In 2013-2014, 15,846 women, men, girls and boys were registered as victims of trafficking in the EU. This is the shameful data revealed by the first Report on progress in the fight against trafficking in human beings:
- Trafficking for the purpose of sexual exploitation is still the most widespread form (67 % of registered victims), followed by labour exploitation (21 % of registered victims).
- The other 12 % were registered as victims of trafficking for other forms of exploitation.
- Over three quarters of the registered victims were women (76 %).
- At least 15 % of the registered victims were children16 .
- 65 % of registered victims were EU citizens.
- The top five EU countries of citizenship for registered victims in 2013-2014 were Romania, Bulgaria, the Netherlands, Hungary, and Poland. These are the same countries as for the years 2010-2012.
- The top five non-EU countries of citizenship were Nigeria, China, Albania, Vietnam and Morocco.
(…) “and the refugee crisis worsened the situation as refugees are being exploited by criminal networks,“ said Myria Vassiliadou (EU Anti-Trafficking Coordinator) during the meeting at the European Parliament of the Working Group on Human Dignity on “Combatting Human Trafficking”. “If we want to understand human trafficking we need to ask ourselves who profits from the exploitation of others,” she added.
“We must stop human trafficking!”, was the common appeal of the Working Group on Human Dignity at the European Parliament.
Diane Dodds MEP, who moderated and hosted the meeting, noted in her opening remarks that the event coincides with the annual EU Anti–Trafficking day (18 October) and that trafficking is now recognized by governments around Europe as a major trans-border challenge.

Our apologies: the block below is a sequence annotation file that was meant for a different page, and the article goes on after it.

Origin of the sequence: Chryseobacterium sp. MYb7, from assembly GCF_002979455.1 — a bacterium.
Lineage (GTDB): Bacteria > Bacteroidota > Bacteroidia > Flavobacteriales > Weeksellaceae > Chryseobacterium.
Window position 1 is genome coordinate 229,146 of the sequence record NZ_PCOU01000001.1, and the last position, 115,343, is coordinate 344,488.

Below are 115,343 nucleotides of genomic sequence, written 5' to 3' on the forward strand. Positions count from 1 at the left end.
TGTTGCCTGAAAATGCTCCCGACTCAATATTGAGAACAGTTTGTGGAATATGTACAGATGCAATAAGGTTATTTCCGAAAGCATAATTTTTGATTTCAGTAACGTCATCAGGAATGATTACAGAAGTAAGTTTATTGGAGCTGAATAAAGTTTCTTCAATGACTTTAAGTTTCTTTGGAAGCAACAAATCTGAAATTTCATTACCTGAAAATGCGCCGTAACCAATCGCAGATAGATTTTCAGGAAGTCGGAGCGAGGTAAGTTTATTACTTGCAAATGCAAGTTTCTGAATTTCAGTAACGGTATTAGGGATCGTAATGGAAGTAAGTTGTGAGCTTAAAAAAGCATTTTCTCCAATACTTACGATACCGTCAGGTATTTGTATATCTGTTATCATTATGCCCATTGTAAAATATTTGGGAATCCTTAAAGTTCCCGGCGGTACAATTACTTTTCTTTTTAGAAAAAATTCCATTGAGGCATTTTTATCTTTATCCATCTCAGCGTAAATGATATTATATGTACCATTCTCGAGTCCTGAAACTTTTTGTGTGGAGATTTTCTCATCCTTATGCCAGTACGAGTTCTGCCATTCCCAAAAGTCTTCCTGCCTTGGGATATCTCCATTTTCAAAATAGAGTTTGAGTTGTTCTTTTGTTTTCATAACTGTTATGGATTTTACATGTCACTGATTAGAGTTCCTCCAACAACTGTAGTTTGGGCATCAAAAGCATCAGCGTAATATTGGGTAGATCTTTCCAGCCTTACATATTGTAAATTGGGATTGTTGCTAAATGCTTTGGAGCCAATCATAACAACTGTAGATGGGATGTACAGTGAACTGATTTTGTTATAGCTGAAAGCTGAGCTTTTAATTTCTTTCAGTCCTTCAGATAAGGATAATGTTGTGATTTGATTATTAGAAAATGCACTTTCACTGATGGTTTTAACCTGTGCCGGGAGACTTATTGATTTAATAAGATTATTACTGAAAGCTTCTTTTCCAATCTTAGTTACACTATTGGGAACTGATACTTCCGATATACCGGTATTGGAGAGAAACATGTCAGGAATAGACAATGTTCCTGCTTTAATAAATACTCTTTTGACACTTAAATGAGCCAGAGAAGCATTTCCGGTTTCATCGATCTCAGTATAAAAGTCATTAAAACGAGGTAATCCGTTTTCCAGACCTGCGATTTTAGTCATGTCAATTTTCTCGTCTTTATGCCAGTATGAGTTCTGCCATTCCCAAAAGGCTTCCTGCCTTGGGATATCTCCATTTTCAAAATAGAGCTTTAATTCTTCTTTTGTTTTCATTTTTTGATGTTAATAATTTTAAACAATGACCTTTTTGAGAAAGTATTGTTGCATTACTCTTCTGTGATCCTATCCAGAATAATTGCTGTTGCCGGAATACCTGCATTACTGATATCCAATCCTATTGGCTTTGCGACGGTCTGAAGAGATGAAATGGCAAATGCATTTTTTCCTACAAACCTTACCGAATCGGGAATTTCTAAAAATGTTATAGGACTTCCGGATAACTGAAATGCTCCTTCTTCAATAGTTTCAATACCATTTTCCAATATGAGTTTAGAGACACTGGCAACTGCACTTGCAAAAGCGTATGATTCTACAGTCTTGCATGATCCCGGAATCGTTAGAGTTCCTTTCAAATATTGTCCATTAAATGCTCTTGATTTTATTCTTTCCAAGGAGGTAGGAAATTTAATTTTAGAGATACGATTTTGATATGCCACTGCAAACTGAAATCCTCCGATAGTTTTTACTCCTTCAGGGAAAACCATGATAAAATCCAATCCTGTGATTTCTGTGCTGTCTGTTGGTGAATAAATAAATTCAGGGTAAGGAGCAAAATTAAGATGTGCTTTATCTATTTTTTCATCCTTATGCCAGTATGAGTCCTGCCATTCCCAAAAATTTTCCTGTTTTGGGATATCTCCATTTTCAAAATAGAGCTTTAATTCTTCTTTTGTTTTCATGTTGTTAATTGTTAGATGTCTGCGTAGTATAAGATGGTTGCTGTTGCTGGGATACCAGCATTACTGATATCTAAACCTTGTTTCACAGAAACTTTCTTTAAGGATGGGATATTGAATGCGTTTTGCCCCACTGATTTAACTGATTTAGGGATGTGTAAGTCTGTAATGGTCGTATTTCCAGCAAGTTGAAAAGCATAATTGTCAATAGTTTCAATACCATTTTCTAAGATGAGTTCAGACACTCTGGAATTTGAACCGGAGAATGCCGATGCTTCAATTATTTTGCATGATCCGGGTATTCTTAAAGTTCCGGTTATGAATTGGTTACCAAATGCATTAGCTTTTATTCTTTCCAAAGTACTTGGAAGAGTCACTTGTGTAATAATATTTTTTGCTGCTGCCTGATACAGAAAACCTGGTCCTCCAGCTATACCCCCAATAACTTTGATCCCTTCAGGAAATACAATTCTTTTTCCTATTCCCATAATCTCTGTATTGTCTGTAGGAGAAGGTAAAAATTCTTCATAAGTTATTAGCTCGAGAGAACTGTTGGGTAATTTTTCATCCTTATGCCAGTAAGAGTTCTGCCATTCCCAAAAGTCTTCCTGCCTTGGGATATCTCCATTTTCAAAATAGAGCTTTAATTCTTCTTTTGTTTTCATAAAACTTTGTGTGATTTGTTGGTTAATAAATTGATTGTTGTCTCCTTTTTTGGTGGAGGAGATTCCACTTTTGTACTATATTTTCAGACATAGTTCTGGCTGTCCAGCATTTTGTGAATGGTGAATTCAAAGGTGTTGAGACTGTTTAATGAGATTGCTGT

Bastiaan Belder MEP (ECR, Chair of the Steering Committee of the Working Group) underlined that “as a Christian, I believe that in order to fight trafficking, we need to follow the example of Jesus Christ who did not condemn sinners but helped them change their lives through his love”. He also called on the participants to imagine how they would react if members of their own families were victims of human trafficking and forced prostitution.
Frits Rouvoet, Director of Brightfame Foundation, an organization that supports women in prostitution, said: “These women have no dreams, they don’t know what to do” emphasizing the fact that the help they receive from the State is not adequate and often does not arrive in time. Finally, he argued that the use of “sexual services” should be criminalized again in the Netherlands.
MEP Alojz Peterle (EPP) noted that a “legislative approach is necessary in the fight against human trafficking, but not at all enough. It is a problem that concerns first and foremost the victims and also society as a whole, a special issue that requires a lot of attention and personal engagement”.
“We must join our forces to strongly fight against trafficking in human beings which undermines human dignity in its very essence. I call on wide European cooperation in prevention of these horrible crimes and strong protection of victims», underlined MEP Miroslav Mikolášik (EPP), chairman of the EPP Working Group on Bioethics and Human Dignity.